As the world grapples with the current effects and future implications of climate change, environmentally-conscious investors are moving towards what is known as “Green Finance”, which means channelling funds into sustainable development priorities.
In recent years, it has grown from a relatively niche topic into a mainstream financial issue, with numerous lobbies and campaigns exerting pressure, and major financial firms coming up with climate or environmental policies for their investments.
As part of Climate Week NYC, Corporate Risk and Insurance caught up with Matt Scott (pictured), senior director of Willis Towers Watson’s Climate and Resilience Hub.
According to Scott, world leaders have recognised the importance of climate resilient investment and scaling up green finance to support environmentally sustainable growth. He said that in less than three years, the Central Banks and Supervisors Network for Greening the Financial System (NGFS) has grown to over 80 participants across five continents. Also, a recent report from the Commodity Futures Trading Commission (CFTC) highlighted the importance of managing climate risk in the financial system.
“As momentum continues to build, the transition to a climate resilient, low carbon economy is increasingly being viewed as a huge commercial opportunity,” he said. “For example, by one estimate, the global market for low carbon financial services could be worth over $350 billion by 2030.”
Prior to joining Willis Towers Watson, Scott played an important role in the Bank of England’s climate team under Governor Mark Carney from 2014 and led delivery of the UK Government’s landmark Green Finance Strategy in 2019.
“In late 2018, I had the pleasure of joining the UK Government on secondment from my role as Head of the Bank of England’s Climate Hub to lead the UK’s Green Finance Strategy,” he said. “The strategy was a response to the recommendations of a private sector taskforce and was published in July 2019, shortly after the UK’s commitment to become a ‘net zero’ economy by 2050.”
According to Scott, the strategy had three important elements:
- “Greening Finance” – mainstreaming climate and environmental factors as a financial and strategic imperative;
- “Financing Green” – Mobilising private finance for clean and resilient growth; and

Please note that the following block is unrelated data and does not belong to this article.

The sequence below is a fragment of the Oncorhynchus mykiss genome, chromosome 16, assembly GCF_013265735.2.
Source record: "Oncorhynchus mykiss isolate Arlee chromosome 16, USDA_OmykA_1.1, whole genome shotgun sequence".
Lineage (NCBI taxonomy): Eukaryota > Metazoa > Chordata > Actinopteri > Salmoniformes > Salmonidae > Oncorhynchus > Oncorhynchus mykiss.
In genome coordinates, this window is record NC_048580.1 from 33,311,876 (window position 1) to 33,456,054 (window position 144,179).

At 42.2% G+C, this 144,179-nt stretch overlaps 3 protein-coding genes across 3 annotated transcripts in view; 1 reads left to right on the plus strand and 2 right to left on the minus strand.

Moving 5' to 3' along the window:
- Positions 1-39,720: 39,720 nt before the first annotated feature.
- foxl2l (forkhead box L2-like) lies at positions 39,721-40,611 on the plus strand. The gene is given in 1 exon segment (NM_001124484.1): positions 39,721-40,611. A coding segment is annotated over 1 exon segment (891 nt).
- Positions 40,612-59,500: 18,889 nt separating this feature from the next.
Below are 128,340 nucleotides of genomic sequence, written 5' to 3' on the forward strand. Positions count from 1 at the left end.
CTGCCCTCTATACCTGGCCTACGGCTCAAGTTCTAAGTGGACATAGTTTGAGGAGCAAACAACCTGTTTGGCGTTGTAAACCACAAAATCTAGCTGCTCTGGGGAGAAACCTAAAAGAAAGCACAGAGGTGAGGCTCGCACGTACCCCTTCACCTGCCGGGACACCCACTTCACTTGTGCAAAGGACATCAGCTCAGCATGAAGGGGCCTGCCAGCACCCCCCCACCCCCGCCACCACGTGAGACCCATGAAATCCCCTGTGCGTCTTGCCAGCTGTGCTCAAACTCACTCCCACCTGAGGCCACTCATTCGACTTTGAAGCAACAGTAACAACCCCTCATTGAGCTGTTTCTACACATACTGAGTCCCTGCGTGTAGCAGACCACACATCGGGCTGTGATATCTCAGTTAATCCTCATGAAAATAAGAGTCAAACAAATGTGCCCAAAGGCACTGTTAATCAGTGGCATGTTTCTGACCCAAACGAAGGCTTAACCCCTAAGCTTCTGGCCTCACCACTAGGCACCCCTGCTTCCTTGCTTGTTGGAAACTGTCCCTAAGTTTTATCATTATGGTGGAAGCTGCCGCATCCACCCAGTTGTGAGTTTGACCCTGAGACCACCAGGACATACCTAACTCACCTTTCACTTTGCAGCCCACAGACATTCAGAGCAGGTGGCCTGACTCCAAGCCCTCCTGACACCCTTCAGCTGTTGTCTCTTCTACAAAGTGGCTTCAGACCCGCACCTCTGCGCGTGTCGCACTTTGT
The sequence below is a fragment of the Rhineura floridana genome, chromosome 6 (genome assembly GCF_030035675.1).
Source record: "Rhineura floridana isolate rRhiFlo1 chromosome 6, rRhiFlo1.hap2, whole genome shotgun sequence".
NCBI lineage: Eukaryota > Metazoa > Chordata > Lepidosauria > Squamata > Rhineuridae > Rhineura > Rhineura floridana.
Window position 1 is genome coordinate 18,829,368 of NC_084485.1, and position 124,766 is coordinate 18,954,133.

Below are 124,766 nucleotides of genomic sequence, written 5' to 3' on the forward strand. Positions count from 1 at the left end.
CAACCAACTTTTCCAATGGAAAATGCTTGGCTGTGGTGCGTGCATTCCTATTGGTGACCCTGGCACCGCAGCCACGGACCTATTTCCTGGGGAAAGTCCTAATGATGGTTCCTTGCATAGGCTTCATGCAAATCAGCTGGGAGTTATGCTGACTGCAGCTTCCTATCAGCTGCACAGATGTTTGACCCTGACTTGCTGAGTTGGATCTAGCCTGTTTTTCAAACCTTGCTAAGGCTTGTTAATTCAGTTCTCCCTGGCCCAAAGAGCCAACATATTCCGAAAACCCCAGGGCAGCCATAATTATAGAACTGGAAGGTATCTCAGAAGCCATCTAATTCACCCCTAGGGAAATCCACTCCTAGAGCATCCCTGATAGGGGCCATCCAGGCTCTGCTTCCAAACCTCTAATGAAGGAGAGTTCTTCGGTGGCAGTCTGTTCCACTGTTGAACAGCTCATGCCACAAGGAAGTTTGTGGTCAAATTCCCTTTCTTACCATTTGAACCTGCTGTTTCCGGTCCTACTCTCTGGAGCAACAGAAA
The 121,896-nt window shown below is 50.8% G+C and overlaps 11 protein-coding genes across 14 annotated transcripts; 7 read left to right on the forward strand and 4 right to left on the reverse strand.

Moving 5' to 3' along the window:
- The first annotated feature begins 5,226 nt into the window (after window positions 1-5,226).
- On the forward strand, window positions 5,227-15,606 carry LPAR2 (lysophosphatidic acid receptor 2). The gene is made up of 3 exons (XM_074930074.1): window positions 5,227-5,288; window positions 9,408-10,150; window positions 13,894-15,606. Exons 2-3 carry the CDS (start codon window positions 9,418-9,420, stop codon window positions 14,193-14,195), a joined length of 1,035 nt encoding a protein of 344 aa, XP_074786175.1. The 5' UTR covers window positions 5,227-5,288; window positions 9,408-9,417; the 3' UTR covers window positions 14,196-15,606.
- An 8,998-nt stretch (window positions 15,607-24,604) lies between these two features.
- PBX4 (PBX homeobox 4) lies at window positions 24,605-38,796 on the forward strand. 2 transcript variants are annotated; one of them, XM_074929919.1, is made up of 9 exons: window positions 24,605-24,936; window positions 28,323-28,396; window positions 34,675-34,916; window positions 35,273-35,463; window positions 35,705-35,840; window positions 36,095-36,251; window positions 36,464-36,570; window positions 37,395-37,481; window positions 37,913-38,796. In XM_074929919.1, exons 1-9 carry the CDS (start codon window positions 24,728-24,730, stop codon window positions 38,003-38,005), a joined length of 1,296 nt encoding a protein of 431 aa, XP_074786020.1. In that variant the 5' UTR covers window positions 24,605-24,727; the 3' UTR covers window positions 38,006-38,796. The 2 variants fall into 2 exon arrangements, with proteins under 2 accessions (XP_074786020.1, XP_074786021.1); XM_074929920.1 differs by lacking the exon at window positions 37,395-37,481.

- “Capturing the Opportunity” – Cementing UK leadership in green finance.
“The strategy outlines a wide range of UK policies and proposals to transform finance for a greener future,” said Scott. “For example, setting an expectation for mainstream climate disclosure in the UK by 2022 and launching the Green Finance Institute to cement the UK’s position as the world’s leading green finance hub. Importantly, one of the underlying objectives of the strategy is to strengthen the competitiveness of the UK financial services sector as green finance becomes the future of finance.”
Alongside governments providing leadership, the private sector has a critical role to play in making finance greener. According to Scott, more than 1,000 companies have already signed up for the Task Force on Climate-related Financial Disclosures (TCFD), including financial institutions responsible for nearly US$140 trillion of assets. Furthermore, many investors, banks and insurers are now going beyond just disclosing their approach to actively aligning investment and loan portfolios with the goals of the Paris Agreement on climate change.
“Through our Climate Quantified offering, and recently launched Climate and Resilience Hub, [Willis Towers Watson] is working with clients in multiple sectors around the world to help them manage and disclose climate and environmental risks and opportunities,” said Scott. “This often starts by working with boards and senior executives to provide insight into a rapidly evolving policy and regulatory landscape and applying our analytical capabilities to help firms quantify their exposures and form a strategic response to capture the opportunities ahead.”
One trend that Scott highlighted was an increasing interest from employees to be engaged in green finance and sustainability issues, particularly among graduates and young emerging talent. Companies are also looking at how they can integrate climate and environmental factors into their executive compensation and reward strategies and corporate governance.
“We are also working with businesses to communicate and disclose their approach,” he said. “Many clients find the TCFD recommendations provide a very helpful framework for doing this, organised around the four TCFD categories of governance, strategy, risk management, and metrics.”
The insurance sector also has a vital role to play in propagating green finance. According to Scott, the insurance industry has been on the frontline of managing the impacts of climate and environmental factors for several decades. It is also very well-placed to help multiple sectors assess and quantify their exposures. The insurance industry is also playing a leadership role as a long-term investor, such as engaging with firms to support an orderly transition to a low carbon future and allocating capital into key sectors.
“Alongside many other sectors, the insurance industry can also play an important role in increasing resilience to climate risks and supporting adaptation,” he said. “With that in mind, Willis Towers Watson is delighted to be chairing the Coalition on Climate Resilient Investment (CCRI), a multi-industry, multi-region, public/private coalition to better integrate climate resilience into investment decision making. We also played a founding role in the Insurance Development Forum and are involved with UNEP-FI Principles for Sustainable Insurance and ClimateWise.”